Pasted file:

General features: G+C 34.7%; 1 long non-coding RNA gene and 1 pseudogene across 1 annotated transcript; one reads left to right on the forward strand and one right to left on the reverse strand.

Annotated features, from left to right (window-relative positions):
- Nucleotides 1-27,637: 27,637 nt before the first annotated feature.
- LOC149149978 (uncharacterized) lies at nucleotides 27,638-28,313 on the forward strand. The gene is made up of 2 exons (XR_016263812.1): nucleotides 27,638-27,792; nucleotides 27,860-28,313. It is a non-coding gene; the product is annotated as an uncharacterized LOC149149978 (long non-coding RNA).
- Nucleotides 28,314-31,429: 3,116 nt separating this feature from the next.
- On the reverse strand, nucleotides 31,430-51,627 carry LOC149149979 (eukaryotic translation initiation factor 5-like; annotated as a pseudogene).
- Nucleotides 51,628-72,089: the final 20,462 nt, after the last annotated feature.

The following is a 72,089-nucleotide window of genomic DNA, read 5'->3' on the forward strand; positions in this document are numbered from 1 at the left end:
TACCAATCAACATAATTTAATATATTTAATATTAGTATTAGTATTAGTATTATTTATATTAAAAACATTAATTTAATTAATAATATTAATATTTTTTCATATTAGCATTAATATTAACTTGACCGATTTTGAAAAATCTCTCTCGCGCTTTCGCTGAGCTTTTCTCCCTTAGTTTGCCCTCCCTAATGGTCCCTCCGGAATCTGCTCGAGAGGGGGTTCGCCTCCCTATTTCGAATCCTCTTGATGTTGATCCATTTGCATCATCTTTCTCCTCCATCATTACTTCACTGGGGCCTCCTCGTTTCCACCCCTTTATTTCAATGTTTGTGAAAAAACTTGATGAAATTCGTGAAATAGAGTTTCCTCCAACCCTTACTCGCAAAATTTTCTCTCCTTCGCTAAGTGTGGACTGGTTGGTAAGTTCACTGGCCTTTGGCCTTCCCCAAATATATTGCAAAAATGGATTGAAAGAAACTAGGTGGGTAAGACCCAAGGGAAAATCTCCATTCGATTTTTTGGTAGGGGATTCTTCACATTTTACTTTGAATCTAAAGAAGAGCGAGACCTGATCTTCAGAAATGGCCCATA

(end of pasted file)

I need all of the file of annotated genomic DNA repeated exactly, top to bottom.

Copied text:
General features: G+C 34.7%; 1 long non-coding RNA gene and 1 pseudogene across 1 annotated transcript; one reads left to right on the forward strand and one right to left on the reverse strand.

Annotated features, from left to right (window-relative positions):
- Nucleotides 1-27,637: 27,637 nt before the first annotated feature.
- LOC149149978 (uncharacterized) lies at nucleotides 27,638-28,313 on the forward strand. The gene is made up of 2 exons (XR_016263812.1): nucleotides 27,638-27,792; nucleotides 27,860-28,313. It is a non-coding gene; the product is annotated as an uncharacterized LOC149149978 (long non-coding RNA).
- Nucleotides 28,314-31,429: 3,116 nt separating this feature from the next.
- On the reverse strand, nucleotides 31,430-51,627 carry LOC149149979 (eukaryotic translation initiation factor 5-like; annotated as a pseudogene).
- Nucleotides 51,628-72,089: the final 20,462 nt, after the last annotated feature.

The following is a 72,089-nucleotide window of genomic DNA, read 5'->3' on the forward strand; positions in this document are numbered from 1 at the left end:
TACCAATCAACATAATTTAATATATTTAATATTAGTATTAGTATTAGTATTATTTATATTAAAAACATTAATTTAATTAATAATATTAATATTTTTTCATATTAGCATTAATATTAACTTGACCGATTTTGAAAAATCTCTCTCGCGCTTTCGCTGAGCTTTTCTCCCTTAGTTTGCCCTCCCTAATGGTCCCTCCGGAATCTGCTCGAGAGGGGGTTCGCCTCCCTATTTCGAATCCTCTTGATGTTGATCCATTTGCATCATCTTTCTCCTCCATCATTACTTCACTGGGGCCTCCTCGTTTCCACCCCTTTATTTCAATGTTTGTGAAAAAACTTGATGAAATTCGTGAAATAGAGTTTCCTCCAACCCTTACTCGCAAAATTTTCTCTCCTTCGCTAAGTGTGGACTGGTTGGTAAGTTCACTGGCCTTTGGCCTTCCCCAAATATATTGCAAAAATGGATTGAAAGAAACTAGGTGGGTAAGACCCAAGGGAAAATCTCCATTCGATTTTTTGGTAGGGGATTCTTCACATTTTACTTTGAATCTAAAGAAGAGCGAGACCTGATCTTCAGAAATGGCCCATA